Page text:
I didn’t grow up eating parsnips, so the first time I tasted them — pan-roasted and glazed with chile spike — I was hooked. They looked exotic, like a carrot crossed with a chestnut, slightly nutty, earthy and sweet.
Parsnips are seriously underrated and overlooked. The humble prize of our winter gardens, parsnips are harvested in the late fall or overwintered and then plucked from the thawing ground come spring. Once parsnips experience frost, they become sweeter as the stored starches in the root are broken down and converted to sugar. This is actually the parsnips’ defense against the cold weather because the sugar molecules make the water in the plant cells less likely to freeze.
Find local parsnips at the farmers market or co-op, looking for thin- and medium-size firm roots, and avoiding any that are shriveled or deeply nicked. Avoid the big, fat roots, which tend to be woody and fibrous. Parsnips are a great storage crop. When you get them home, wrap them in a damp towel and store in the crisper drawer of the refrigerator, where they will stay fresh for at least two weeks.
The British are ever so fond of their parsnips: mashing them with potatoes to serve alongside beef tenderloin, or simmering them into rich, creamy bisques. These frugal roots are deceptively luxurious when paired with duck confit or slow-roasted leg of lamb. Baked in a slow oven with cream and warm spices (cumin, coriander, nutmeg), parsnips make a cozy dinner with a side of sautéed bitter greens, pure comfort on a cold, weary winter night.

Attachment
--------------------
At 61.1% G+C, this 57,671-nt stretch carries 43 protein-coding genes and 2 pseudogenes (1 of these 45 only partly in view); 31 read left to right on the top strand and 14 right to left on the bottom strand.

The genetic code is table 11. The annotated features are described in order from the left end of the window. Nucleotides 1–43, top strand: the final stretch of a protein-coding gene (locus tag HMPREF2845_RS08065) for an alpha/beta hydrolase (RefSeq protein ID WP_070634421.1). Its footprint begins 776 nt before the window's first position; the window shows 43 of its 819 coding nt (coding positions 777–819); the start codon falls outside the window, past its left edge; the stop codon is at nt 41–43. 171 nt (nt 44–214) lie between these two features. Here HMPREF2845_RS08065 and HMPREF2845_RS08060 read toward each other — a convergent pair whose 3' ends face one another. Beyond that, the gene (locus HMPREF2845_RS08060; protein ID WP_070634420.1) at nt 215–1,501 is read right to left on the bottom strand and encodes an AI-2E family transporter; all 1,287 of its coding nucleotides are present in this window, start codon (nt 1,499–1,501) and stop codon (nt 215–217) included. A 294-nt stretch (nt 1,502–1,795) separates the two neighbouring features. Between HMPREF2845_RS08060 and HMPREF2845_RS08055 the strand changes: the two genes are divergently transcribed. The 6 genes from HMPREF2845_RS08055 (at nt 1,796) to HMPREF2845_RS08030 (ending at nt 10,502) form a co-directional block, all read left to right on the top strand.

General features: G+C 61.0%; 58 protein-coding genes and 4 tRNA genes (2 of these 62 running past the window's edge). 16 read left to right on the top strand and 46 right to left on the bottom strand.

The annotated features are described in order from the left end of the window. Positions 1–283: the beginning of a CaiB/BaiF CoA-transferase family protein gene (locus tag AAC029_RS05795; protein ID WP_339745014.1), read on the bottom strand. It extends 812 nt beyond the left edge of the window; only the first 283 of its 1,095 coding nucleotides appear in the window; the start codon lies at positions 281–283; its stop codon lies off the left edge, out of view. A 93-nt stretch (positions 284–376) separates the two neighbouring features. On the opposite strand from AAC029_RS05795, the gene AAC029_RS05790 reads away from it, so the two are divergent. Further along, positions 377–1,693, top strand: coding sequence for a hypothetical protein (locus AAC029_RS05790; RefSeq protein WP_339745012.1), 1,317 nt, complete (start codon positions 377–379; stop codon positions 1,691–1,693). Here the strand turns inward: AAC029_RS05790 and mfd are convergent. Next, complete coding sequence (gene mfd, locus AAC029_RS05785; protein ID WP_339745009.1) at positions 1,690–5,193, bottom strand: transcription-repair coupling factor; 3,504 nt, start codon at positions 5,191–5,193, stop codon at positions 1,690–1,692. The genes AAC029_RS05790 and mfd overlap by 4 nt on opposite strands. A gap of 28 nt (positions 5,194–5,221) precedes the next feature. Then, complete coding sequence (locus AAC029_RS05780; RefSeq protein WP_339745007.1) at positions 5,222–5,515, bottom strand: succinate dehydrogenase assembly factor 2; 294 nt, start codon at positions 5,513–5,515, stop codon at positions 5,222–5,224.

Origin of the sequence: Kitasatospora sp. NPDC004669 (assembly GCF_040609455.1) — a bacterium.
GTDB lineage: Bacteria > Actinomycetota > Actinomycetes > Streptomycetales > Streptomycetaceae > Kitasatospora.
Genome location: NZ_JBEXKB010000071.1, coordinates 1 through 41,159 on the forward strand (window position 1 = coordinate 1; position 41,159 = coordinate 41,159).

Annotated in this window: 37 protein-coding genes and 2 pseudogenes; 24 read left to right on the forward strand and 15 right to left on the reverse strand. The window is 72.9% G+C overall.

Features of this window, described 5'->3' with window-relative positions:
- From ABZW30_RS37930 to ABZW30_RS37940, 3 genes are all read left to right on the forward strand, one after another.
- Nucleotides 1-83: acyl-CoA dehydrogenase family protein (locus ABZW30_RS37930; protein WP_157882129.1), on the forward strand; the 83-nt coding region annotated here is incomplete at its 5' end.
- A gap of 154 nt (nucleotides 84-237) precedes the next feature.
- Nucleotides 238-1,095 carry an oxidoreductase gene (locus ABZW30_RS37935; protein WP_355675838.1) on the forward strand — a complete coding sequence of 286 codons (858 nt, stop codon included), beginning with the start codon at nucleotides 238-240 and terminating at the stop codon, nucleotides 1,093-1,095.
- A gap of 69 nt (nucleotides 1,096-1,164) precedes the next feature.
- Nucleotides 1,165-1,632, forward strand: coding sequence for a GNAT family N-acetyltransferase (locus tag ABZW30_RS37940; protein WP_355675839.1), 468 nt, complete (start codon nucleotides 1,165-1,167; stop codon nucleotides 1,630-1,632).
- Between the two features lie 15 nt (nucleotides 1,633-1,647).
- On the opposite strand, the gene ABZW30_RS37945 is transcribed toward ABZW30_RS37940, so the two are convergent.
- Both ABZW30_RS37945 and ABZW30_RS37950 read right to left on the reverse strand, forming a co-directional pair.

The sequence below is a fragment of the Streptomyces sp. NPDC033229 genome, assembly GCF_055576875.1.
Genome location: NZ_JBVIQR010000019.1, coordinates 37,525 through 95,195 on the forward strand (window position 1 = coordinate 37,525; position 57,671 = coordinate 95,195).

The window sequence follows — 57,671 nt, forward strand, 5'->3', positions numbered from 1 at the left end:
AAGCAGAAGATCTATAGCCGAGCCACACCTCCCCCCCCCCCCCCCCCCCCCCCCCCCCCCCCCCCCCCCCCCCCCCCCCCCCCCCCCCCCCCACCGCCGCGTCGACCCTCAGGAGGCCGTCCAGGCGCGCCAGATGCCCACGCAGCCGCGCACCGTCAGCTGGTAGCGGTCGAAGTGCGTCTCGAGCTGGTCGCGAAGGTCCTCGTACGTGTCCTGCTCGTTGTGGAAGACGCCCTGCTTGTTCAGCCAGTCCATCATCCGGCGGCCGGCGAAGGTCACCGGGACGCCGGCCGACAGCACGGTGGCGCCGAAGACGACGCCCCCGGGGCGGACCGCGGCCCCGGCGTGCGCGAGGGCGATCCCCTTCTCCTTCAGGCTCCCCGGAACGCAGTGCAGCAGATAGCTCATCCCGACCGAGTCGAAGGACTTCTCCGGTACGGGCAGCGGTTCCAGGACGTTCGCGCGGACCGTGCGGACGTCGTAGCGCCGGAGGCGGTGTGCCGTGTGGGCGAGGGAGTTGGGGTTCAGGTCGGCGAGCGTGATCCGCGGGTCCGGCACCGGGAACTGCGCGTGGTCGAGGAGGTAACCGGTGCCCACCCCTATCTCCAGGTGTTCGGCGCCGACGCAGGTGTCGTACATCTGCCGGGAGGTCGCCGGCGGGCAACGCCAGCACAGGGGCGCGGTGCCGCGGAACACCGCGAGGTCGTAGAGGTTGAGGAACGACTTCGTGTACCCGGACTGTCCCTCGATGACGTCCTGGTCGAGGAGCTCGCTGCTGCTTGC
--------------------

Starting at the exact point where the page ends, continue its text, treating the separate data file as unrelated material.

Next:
If you find yourself with a thick parsnip, you may need to remove the fibrous core. First cut the root into quarters lengthwise, then slice the core with a sharp knife. Once cut, parsnips do tend to oxidize, so if you are preparing them well in advance, hold the cut pieces in acidulated water with vinegar or lemon juice.
Parsnips grow prolifically in northern regions and pair nicely with other root vegetables, especially carrots. When simply roasted in a pan on the stove or in the oven, the root’s sweet nature becomes more of itself as it caramelizes to a lush toasty brown. You can season roasted parsnips with savory herbs such as rosemary, sage and/or thyme, or a dollop of horseradish cream. With a lick of maple syrup or honey, those parsnips shine. Just a drizzle is all that it takes.
Beth Dooley is the author of “In Winter’s Kitchen.” Find her at bethdooleyskitchen.com.